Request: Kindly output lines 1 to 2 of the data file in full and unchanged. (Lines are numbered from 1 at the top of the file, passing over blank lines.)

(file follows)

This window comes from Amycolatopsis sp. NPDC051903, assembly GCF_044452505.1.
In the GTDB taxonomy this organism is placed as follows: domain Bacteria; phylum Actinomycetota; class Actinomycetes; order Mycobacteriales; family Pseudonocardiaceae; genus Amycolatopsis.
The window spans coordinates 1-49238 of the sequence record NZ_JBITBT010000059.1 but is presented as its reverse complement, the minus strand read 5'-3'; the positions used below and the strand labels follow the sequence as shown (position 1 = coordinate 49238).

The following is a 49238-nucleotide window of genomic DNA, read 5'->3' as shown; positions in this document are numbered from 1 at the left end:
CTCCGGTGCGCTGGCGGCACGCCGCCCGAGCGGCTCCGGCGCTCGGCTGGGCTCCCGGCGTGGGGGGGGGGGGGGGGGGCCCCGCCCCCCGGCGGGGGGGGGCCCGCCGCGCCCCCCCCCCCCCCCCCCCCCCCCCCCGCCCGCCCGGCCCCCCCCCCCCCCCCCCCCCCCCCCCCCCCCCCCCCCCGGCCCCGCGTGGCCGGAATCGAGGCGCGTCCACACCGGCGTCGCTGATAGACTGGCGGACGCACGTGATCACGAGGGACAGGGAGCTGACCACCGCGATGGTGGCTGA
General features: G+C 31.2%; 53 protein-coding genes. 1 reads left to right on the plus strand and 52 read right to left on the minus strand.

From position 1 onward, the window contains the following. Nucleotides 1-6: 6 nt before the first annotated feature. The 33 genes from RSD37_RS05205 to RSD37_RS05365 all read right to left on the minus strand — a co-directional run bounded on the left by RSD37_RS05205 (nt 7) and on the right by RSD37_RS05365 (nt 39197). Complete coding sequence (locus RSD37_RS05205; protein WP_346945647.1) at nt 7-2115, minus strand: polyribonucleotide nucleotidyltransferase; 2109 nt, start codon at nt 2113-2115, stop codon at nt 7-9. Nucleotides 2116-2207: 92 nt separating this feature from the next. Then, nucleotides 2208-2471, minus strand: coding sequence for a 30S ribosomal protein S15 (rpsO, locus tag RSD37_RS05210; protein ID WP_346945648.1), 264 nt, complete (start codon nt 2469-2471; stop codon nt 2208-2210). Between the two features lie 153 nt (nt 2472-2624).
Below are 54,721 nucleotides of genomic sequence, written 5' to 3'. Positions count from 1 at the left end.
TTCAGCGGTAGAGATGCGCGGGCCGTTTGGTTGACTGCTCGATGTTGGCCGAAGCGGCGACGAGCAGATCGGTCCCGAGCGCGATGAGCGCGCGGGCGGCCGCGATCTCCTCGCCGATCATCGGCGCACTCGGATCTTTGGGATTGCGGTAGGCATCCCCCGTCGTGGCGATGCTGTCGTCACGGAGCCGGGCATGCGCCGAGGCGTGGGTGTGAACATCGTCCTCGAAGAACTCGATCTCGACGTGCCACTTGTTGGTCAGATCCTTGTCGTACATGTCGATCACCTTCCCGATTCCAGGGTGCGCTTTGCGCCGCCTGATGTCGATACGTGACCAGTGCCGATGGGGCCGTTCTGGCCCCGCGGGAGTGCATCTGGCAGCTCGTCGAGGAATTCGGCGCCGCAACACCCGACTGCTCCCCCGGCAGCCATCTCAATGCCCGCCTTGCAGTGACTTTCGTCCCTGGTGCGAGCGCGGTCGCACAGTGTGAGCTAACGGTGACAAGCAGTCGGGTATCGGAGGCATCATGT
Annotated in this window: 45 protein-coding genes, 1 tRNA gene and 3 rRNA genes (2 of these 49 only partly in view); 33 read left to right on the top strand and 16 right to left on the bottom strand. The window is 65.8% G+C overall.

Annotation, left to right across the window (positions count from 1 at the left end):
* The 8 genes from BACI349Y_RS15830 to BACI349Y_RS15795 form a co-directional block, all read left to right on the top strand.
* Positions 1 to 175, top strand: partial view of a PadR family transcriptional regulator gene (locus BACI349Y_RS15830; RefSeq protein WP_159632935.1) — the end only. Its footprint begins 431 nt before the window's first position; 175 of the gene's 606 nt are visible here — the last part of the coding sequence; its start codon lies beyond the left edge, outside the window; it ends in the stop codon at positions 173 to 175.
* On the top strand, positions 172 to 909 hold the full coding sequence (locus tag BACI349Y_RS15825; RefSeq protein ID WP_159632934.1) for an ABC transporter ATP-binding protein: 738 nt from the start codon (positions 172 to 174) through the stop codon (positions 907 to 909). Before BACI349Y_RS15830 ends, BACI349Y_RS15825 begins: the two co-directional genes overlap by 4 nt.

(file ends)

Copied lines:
This window comes from Amycolatopsis sp. NPDC051903, assembly GCF_044452505.1.
In the GTDB taxonomy this organism is placed as follows: domain Bacteria; phylum Actinomycetota; class Actinomycetes; order Mycobacteriales; family Pseudonocardiaceae; genus Amycolatopsis.